he should be brave and put all his energy into

the fight, even if he feels afraid.


"Dr. Kaplan," I said, "What do you mean?  

When I ask you to declare the end of communism,

I have a reason.  The day you declare the end

of communism, that declaration itself will

take energy away from it and help bring about

its peaceful collapse.  Why are you hesitating?"


In the end, Dr. Kaplan did indeed declare

"the end of Soviet communism" at a conference

of the Professors World Peace Academy (PWPA)

held in Geneva under the title, "The Fall of

the Soviet Empire:  Prospects for Transition

to a Post-Soviet World."  It was something

that no one had dared consider up until

that time.


Because Switzerland was a neutral country,

Geneva was a major staging area for the Soviet 

Committee for State Security (KGB), and many KGB

agents worked from there to carry out espionage

and terror activities around the world.  The

Intercontinental Hotel, where the PWPA conference

was held, faced the Soviet Embassy across the

street, so I can well imagine how nervous 

Dr. Kaplan must have felt.  A few years later,

however, he became well known as the scholar who

first predicted the end of Soviet communism.


(Page 248)


In April 1990, I convened

the World Media Conference held in Moscow. 

Unexpectedly, the Soviet government gave me

head-of-state-level protocol, beginning at the

airport.  We were transported to the center

of Moscow in a police-escorted motorcade.

The car that carried me traveled on the

yellow section of the road, which was used

only by the President and state guests.  This

happened before the collapse of the Soviet

Union.  The Soviet government afforded this

exceptional treatment to me, an anticommunist.


At the conference, I gave an address

praising the move toward perestroika.  I said

this revolution must be bloodless and that

it must be a revolution of the mind and spirit. 

The purpose of my visit was to attend the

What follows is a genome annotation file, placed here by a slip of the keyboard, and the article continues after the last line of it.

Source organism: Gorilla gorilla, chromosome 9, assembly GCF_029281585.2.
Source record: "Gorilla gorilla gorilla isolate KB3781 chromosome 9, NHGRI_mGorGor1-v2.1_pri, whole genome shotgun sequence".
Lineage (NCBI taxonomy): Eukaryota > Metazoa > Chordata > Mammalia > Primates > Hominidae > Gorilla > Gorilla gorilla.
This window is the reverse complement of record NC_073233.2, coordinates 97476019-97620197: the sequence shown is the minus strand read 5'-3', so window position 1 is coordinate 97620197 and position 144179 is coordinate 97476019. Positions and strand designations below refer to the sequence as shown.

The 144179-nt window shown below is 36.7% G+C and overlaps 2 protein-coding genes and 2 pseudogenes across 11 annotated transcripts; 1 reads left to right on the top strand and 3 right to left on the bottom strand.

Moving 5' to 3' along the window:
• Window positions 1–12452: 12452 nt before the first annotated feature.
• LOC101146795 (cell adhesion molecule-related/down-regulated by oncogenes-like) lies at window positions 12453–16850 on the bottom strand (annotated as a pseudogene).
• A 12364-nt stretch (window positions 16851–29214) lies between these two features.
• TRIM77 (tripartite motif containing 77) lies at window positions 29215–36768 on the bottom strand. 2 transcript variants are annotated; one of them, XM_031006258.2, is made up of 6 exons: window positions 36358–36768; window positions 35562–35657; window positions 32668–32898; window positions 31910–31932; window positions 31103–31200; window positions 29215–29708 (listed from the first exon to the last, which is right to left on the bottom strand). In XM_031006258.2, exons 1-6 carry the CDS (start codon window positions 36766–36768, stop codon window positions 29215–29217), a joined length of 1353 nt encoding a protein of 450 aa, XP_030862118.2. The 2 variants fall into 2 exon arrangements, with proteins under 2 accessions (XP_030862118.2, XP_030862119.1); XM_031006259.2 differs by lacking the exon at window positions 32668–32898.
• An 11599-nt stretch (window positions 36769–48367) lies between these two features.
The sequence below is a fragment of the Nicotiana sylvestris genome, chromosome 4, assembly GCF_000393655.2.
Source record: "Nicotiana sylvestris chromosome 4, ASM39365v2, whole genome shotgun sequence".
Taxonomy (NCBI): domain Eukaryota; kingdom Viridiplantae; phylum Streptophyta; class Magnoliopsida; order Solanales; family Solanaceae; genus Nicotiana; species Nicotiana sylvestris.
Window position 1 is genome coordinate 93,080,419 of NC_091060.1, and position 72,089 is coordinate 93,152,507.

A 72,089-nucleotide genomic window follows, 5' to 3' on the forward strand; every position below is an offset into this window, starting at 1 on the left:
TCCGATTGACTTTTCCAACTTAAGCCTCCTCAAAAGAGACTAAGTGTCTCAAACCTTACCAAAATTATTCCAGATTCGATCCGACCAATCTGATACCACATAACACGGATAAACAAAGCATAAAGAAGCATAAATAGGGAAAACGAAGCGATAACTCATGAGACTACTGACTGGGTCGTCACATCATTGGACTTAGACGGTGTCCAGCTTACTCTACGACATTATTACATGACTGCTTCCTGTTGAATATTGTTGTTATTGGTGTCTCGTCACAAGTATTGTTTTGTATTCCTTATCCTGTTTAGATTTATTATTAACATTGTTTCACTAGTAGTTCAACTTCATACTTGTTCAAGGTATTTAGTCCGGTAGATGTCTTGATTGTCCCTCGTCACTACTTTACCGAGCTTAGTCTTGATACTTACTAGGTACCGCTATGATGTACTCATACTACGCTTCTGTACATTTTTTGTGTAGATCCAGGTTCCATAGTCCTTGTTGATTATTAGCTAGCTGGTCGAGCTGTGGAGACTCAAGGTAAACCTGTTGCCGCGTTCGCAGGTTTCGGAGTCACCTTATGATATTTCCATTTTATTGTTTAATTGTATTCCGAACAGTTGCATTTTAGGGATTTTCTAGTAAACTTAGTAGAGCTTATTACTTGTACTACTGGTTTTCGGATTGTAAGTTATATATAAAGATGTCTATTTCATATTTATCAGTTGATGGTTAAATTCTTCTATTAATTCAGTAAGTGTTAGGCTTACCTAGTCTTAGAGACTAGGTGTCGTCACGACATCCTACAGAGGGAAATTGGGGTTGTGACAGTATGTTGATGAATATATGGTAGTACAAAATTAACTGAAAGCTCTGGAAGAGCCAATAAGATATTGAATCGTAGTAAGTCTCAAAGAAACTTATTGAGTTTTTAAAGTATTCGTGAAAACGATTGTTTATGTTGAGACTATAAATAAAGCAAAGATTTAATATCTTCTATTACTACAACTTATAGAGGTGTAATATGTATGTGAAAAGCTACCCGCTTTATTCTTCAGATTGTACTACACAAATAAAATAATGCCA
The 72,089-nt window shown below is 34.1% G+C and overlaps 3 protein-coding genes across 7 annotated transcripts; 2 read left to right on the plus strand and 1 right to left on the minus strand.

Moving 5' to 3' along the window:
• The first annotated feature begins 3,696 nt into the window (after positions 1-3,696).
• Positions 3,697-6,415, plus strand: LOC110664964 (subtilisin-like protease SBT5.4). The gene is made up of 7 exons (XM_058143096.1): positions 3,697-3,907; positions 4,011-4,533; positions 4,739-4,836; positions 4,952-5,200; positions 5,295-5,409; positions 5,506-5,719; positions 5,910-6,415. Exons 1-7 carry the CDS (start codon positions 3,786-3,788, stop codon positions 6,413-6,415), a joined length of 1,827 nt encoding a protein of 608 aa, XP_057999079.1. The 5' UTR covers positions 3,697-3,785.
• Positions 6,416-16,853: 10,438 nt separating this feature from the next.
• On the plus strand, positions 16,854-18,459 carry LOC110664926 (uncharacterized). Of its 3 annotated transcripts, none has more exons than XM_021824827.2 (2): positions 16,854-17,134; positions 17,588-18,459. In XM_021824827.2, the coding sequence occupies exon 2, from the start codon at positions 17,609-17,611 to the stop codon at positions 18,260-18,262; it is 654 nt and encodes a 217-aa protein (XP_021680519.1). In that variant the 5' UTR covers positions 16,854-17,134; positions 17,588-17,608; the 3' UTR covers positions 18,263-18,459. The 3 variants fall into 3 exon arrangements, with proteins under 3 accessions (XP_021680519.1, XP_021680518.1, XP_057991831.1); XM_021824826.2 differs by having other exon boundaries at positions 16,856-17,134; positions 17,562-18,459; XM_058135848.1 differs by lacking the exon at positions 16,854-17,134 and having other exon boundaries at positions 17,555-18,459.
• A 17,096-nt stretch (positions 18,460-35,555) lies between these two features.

World Media Conference, but my mind was focused

on meeting President Gorbachev.


At the time, President Gorbachev was popular

within the Soviet Union, following the

successes of his perestroika policies.  Over

the years, I have been able to meet with many

U.S. presidents, but meeting President

Gorbachev was much more difficult.  I was

concerned that even one meeting might be

difficult to achieve.  I had a message

to give him, and it was important that

I do this in person.  He was reforming the

Soviet Union, giving rise to the winds of

freedom there, but as time passed, the swords

of reform were being increasingly pointed

at his back. If the situation were left

unchecked, he would fall into great danger.


I explained, "If he does not meet me, he

has no way to catch the wave of

heavenly fortune, and if he cannot do that,

he will not last long.


Perhaps President Gorbachev heard this

expression of my concern.  The next day, he

invited me to the Kremlin.  I rode in

a limousine provided by the Soviet

government and entered deep into the Kremlin.

On entering the presidential office, my wife

and I took our seats, and Cabinet ministers

of the Soviet Union took seats next to us. 

President Gorbachev smiled a big smile

and gave us an energetic explanation of

the successes of his perestroika policies.

Then he showed me into an anteroom, where

we met one on one.  I used this opportunity

to give him the following message:


"Mr. President, you have already achieved

much success through perestroika, but

that alone will not be sufficient

for reform.  You need immediately to allow

freedom of religion in the Soviet Union. 

If you try to reform

only the material world, without the

involvement of God, perestroika will be

doomed to fail.  Communism is about to end. 

The only way to save this nation is to

allow the freedom of religion.  The time

is now for you to act with the courage

that you have shown in reforming the Soviet

Union and become a president who works

to bring about world peace."


President Gorbachev's face hardened at

the mention of religious freedom, as though

he had not been expecting this.  As one

would expect from the man who had

allowed the reunification of Germany a few

months earlier, however, he quickly

relaxed his expression and soberly accepted

my words to him.  I continued, saying, "South

Korea and the Soviet Union should now open

diplomatic relations.  In that context, please

invite South Korean President Roh Tae Woo